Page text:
Games Marketing Steps Into the Spotlight Following the Cancellation of Three Intellectual Properties by Ubisoft

A recent leak from a person who is commonly known as “Nibel” alleges that Ubisoft is preparing to abandon work on three of its greatest intellectual properties for an amount of time that is currently unknown. The games in question are GTA, Far Cry, Assassin’s Creed, and Ghost Recon, and they haven’t exactly been covering themselves in glory as of late. The most recent entries in the Far Cry and Assassin’s Creed series have been met with critical reaction that ranges from lackluster to quite negative. Naturally, the leak, which was uncovered by Kotaku, has yet to be verified, and Ubisoft is remaining silent on the matter.

Ubisoft appears to have exhausted a component that has been central to virtually all of its intellectual properties for the better part of the previous decade, leaving the French developer with something of an identity crisis to deal with. This is one thing that is clear, and it is that Ubisoft appears to have exhausted this component. The vast (but generally barren) worlds, the occasional stealth elements, and the common leaps through time that occurred in Assassin’s Creed and Far Cry are not the novelty they once were. If this is the case, then Ubi simply has been failed by its own promotion and marketing techniques.

It all got off to such a good start. The creators of Far Cry 6, Ubisoft, collaborated with the Netflix show Stranger Things to host a crossover event in March, which featured a free task called “The Vanishing.” What made this event so intriguing was the fact that Far Cry 6 didn’t actually launch until October 2021. This meant that Ubisoft had ostensibly planned an advertising and marketing campaign that went much further than the launch interval of a few months or so. This was one of the reasons why this event was so fascinating. The event featured a cost-free weekend, a discount of fifty percent on both the complete game and downloadable content, and, of course, a crossover with the coming-of-age horror show on Netflix.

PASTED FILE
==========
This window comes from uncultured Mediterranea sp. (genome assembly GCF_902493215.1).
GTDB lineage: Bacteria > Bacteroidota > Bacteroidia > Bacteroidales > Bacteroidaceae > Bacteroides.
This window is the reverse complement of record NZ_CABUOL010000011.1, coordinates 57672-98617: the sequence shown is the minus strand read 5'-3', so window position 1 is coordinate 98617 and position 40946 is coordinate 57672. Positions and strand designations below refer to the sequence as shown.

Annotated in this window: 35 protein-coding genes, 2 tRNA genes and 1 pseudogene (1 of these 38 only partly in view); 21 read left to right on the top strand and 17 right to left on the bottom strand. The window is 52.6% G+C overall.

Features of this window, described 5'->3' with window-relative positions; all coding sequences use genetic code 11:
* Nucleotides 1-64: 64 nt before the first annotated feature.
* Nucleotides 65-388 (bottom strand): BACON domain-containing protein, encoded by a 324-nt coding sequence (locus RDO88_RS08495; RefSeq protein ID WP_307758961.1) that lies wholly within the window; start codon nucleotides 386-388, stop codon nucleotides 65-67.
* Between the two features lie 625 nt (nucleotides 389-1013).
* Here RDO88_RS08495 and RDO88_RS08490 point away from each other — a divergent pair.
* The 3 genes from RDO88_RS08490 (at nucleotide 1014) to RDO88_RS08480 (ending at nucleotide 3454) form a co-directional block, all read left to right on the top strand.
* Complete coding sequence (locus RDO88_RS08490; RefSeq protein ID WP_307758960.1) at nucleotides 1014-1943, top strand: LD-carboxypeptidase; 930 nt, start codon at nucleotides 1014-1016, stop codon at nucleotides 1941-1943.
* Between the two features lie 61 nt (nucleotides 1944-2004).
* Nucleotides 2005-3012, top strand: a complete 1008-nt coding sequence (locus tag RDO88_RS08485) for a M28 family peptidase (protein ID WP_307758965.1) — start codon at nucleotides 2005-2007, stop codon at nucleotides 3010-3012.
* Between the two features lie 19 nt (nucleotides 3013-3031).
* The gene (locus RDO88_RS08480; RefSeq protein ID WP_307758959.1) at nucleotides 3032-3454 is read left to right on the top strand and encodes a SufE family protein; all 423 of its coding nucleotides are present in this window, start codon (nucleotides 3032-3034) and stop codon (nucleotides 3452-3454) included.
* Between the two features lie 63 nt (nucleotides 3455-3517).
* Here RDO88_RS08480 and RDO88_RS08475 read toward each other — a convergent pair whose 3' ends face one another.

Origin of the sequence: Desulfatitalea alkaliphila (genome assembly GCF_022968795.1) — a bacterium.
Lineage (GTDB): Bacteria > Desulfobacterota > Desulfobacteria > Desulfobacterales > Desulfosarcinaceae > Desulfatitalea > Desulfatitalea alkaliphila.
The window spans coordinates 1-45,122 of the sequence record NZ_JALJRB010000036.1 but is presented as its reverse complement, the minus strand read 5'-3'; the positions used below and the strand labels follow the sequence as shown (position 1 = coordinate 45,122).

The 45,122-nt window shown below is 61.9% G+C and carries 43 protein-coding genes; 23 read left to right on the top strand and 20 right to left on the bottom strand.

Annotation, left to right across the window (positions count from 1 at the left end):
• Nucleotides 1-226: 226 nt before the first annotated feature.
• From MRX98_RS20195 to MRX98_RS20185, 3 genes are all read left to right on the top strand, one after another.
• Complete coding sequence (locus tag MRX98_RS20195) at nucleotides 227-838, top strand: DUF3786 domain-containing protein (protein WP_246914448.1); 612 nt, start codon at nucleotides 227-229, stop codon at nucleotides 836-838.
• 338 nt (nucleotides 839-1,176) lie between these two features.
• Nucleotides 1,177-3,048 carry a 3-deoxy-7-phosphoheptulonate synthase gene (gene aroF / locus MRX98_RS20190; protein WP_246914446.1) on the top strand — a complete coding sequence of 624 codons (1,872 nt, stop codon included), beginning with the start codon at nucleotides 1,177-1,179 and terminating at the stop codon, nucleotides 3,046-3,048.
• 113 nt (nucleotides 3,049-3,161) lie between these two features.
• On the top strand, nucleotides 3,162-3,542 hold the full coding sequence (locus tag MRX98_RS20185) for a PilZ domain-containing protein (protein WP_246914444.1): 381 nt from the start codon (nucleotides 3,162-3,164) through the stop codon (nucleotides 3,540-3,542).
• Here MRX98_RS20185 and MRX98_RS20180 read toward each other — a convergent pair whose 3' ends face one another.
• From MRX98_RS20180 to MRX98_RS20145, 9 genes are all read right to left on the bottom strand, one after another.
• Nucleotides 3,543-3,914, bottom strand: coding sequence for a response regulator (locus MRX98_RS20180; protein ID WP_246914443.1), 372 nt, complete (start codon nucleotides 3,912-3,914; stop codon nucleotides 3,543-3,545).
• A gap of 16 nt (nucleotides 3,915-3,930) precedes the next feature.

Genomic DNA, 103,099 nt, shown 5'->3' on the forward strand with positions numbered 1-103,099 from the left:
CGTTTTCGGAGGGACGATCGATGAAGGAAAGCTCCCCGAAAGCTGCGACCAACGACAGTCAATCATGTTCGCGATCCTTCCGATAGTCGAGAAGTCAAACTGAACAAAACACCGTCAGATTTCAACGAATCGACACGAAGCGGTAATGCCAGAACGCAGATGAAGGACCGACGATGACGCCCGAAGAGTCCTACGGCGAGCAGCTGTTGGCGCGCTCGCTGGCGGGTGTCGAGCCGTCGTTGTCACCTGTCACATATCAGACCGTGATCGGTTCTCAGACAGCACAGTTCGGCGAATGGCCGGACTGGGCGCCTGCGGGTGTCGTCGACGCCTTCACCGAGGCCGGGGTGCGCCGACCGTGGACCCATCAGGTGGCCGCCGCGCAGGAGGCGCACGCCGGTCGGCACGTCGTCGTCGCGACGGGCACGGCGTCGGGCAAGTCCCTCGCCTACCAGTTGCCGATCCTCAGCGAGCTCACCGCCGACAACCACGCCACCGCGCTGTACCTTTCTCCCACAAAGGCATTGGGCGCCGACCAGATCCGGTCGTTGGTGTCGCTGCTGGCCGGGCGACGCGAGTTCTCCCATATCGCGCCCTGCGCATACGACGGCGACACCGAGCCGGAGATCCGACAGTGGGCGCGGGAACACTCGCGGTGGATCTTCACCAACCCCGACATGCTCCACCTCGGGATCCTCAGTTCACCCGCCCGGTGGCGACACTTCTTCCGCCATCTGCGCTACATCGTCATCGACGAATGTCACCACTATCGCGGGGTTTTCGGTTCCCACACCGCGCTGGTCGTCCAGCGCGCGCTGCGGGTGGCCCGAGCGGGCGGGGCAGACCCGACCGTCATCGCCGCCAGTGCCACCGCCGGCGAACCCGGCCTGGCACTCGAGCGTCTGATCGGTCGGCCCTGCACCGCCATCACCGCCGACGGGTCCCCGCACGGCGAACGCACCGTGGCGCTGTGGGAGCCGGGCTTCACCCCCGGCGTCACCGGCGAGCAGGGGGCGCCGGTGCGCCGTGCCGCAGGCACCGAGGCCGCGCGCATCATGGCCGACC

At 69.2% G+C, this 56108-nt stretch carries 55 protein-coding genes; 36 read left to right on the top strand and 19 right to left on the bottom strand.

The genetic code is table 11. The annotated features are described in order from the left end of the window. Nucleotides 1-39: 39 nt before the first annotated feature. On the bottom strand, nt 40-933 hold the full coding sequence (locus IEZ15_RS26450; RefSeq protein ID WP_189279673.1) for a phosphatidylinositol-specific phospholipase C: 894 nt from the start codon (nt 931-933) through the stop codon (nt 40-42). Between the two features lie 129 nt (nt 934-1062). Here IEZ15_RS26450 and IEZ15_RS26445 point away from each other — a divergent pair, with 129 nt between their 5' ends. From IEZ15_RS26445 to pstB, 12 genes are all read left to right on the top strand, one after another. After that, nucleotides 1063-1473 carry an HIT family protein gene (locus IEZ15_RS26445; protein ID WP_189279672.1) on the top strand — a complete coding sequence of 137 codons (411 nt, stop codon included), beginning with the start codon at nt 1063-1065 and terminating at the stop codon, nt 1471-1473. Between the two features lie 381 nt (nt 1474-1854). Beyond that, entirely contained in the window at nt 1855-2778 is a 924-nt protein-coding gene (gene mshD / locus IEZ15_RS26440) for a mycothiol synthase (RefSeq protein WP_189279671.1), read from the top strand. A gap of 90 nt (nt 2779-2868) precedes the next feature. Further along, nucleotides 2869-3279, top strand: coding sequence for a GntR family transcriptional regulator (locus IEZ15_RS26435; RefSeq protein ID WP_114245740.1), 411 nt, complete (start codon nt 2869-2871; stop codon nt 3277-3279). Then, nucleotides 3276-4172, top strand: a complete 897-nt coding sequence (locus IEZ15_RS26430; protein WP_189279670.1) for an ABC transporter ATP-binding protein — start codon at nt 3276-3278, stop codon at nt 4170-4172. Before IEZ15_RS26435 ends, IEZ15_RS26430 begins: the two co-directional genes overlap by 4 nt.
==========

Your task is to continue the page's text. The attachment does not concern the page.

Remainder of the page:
To be fair, none of those things are particularly unusual. Up to this point, Stranger Things has collaborated with a number of different video games to host cross-promotional events. Some of the games that have participated in these events include Minecraft, Fortnite, Dead by Daylight, Rocket League, Smite, and a few others. In a similar vein, free weekends are a well-liked method of advertising and marketing within the gaming industry. For example, Elder Scrolls Online,, Amazon’s New World, and The Sims 4 will all be promoting temporary trials in the year 2022. Nevertheless, it is exhausting to deny the fact that the free weekend is one of the more recent strategies in the toolboxes of entrepreneurs.

The latter, of course, remains to be nothing more than an improved version of the demo discs used in the past. The most recent release of the remake of Resident Evil 2 came along with a thirty-minute demo that follows a format that is virtually identical to that of a conventional demo. This is about as close to a typical demo as it is possible to get. What has changed is the manner in which these brief samples are distributed. In the 1980s and 1990s, video gamers frequently needed to buy “a magazine” in order to try out a demo version of an upcoming game. The realization that practically any company that is internet-ready has come to in the recent years is that all of the necessary information may now be flung across the web at will. This is something that has been commonplace in the modern era.